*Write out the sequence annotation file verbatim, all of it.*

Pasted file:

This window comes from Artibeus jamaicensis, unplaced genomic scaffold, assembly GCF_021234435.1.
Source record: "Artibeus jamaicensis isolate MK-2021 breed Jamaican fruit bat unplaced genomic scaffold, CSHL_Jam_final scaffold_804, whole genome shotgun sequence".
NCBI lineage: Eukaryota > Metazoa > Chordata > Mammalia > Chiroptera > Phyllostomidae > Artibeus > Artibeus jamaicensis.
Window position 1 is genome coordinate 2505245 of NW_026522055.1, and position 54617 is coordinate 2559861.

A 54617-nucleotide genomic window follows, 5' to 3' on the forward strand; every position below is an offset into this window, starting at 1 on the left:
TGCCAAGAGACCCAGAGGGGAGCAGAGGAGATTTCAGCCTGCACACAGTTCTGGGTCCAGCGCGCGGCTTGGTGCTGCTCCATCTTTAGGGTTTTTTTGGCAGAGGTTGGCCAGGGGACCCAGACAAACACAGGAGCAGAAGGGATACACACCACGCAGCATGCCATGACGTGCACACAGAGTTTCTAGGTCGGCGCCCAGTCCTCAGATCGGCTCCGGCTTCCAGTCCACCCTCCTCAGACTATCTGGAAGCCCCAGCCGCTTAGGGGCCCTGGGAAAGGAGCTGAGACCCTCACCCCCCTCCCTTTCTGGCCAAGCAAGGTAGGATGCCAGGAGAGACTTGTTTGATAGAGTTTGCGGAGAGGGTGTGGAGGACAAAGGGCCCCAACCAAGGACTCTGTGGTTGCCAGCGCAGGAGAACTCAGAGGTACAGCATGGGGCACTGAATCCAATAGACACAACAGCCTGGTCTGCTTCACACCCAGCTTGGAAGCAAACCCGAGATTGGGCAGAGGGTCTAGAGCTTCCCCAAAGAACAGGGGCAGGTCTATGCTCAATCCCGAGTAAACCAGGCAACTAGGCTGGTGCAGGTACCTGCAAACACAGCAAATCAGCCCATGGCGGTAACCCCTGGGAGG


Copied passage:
This window comes from Artibeus jamaicensis, unplaced genomic scaffold, assembly GCF_021234435.1.
Source record: "Artibeus jamaicensis isolate MK-2021 breed Jamaican fruit bat unplaced genomic scaffold, CSHL_Jam_final scaffold_804, whole genome shotgun sequence".
NCBI lineage: Eukaryota > Metazoa > Chordata > Mammalia > Chiroptera > Phyllostomidae > Artibeus > Artibeus jamaicensis.
Window position 1 is genome coordinate 2505245 of NW_026522055.1, and position 54617 is coordinate 2559861.

A 54617-nucleotide genomic window follows, 5' to 3' on the forward strand; every position below is an offset into this window, starting at 1 on the left:
TGCCAAGAGACCCAGAGGGGAGCAGAGGAGATTTCAGCCTGCACACAGTTCTGGGTCCAGCGCGCGGCTTGGTGCTGCTCCATCTTTAGGGTTTTTTTGGCAGAGGTTGGCCAGGGGACCCAGACAAACACAGGAGCAGAAGGGATACACACCACGCAGCATGCCATGACGTGCACACAGAGTTTCTAGGTCGGCGCCCAGTCCTCAGATCGGCTCCGGCTTCCAGTCCACCCTCCTCAGACTATCTGGAAGCCCCAGCCGCTTAGGGGCCCTGGGAAAGGAGCTGAGACCCTCACCCCCCTCCCTTTCTGGCCAAGCAAGGTAGGATGCCAGGAGAGACTTGTTTGATAGAGTTTGCGGAGAGGGTGTGGAGGACAAAGGGCCCCAACCAAGGACTCTGTGGTTGCCAGCGCAGGAGAACTCAGAGGTACAGCATGGGGCACTGAATCCAATAGACACAACAGCCTGGTCTGCTTCACACCCAGCTTGGAAGCAAACCCGAGATTGGGCAGAGGGTCTAGAGCTTCCCCAAAGAACAGGGGCAGGTCTATGCTCAATCCCGAGTAAACCAGGCAACTAGGCTGGTGCAGGTACCTGCAAACACAGCAAATCAGCCCATGGCGGTAACCCCTGGGAGG